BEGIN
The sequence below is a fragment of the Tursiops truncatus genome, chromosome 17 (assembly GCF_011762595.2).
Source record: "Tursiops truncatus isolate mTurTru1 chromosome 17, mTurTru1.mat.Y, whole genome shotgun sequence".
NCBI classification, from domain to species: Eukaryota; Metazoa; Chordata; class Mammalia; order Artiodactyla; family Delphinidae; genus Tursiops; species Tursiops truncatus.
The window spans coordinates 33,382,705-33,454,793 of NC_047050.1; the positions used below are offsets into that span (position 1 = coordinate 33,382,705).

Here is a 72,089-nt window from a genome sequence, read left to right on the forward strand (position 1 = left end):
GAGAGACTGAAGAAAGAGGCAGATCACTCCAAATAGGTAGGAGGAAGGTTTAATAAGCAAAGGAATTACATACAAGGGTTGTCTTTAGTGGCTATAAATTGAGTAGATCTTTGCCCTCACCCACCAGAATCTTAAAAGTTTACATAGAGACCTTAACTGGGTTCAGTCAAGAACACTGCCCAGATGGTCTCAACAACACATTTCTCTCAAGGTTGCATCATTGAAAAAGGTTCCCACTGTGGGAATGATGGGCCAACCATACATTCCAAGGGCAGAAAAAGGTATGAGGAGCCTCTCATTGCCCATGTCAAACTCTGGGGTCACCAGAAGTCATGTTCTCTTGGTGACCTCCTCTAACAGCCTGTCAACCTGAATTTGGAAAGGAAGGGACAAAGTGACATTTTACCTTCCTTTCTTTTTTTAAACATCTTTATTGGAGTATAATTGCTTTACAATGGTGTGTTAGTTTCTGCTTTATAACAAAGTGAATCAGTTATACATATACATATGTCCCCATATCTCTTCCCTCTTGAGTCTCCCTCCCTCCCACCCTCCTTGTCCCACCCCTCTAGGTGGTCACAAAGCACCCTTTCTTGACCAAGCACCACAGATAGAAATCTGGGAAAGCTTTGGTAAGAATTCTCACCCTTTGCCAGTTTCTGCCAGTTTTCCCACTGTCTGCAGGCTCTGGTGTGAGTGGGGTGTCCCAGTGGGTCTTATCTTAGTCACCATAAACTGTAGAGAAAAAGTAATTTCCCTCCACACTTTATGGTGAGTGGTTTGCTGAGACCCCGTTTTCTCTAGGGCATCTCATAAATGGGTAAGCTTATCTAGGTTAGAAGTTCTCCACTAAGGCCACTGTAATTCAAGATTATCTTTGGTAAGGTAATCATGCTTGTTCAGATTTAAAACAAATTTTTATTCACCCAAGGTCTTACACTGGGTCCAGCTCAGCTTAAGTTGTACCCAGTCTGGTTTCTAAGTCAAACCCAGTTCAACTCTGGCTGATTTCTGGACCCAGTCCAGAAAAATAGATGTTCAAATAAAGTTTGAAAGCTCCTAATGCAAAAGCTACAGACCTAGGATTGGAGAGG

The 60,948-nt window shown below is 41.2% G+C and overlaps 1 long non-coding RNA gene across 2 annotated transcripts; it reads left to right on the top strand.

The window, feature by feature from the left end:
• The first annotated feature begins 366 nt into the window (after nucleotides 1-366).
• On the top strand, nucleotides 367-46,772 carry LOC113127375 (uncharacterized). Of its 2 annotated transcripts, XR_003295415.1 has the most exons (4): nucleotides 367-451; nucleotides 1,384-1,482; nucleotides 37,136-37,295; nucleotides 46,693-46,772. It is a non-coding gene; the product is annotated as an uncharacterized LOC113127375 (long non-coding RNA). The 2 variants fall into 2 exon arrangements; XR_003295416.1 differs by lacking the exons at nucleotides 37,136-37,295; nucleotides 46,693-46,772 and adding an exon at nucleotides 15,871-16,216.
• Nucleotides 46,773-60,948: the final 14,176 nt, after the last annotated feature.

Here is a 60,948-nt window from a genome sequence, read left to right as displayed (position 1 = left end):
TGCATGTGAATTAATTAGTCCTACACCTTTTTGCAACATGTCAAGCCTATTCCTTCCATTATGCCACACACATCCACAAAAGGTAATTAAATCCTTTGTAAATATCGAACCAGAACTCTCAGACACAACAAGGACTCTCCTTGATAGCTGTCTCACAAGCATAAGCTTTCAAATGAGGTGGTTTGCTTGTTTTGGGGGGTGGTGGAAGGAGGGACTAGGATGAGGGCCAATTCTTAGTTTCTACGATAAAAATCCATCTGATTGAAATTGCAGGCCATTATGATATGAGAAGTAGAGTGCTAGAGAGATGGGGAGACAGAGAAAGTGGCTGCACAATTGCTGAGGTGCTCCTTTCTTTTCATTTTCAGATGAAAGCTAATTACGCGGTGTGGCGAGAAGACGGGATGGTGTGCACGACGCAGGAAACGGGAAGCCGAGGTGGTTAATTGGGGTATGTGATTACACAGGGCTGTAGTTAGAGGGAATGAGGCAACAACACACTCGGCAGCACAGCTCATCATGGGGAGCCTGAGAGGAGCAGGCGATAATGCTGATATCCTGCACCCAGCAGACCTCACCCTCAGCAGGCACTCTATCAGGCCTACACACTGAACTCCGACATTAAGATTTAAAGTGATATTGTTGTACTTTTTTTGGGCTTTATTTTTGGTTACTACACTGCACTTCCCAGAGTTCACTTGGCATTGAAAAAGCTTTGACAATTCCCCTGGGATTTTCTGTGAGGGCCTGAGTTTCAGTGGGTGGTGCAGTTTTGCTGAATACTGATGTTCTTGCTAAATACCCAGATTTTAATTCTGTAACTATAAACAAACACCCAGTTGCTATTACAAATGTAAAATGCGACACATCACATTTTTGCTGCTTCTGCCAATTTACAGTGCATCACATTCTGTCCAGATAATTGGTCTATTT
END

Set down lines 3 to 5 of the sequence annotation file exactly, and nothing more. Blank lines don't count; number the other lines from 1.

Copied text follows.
NCBI classification, from domain to species: Eukaryota; Metazoa; Chordata; class Mammalia; order Artiodactyla; family Delphinidae; genus Tursiops; species Tursiops truncatus.
The window spans coordinates 33,382,705-33,454,793 of NC_047050.1; the positions used below are offsets into that span (position 1 = coordinate 33,382,705).

Here is a 72,089-nt window from a genome sequence, read left to right on the forward strand (position 1 = left end):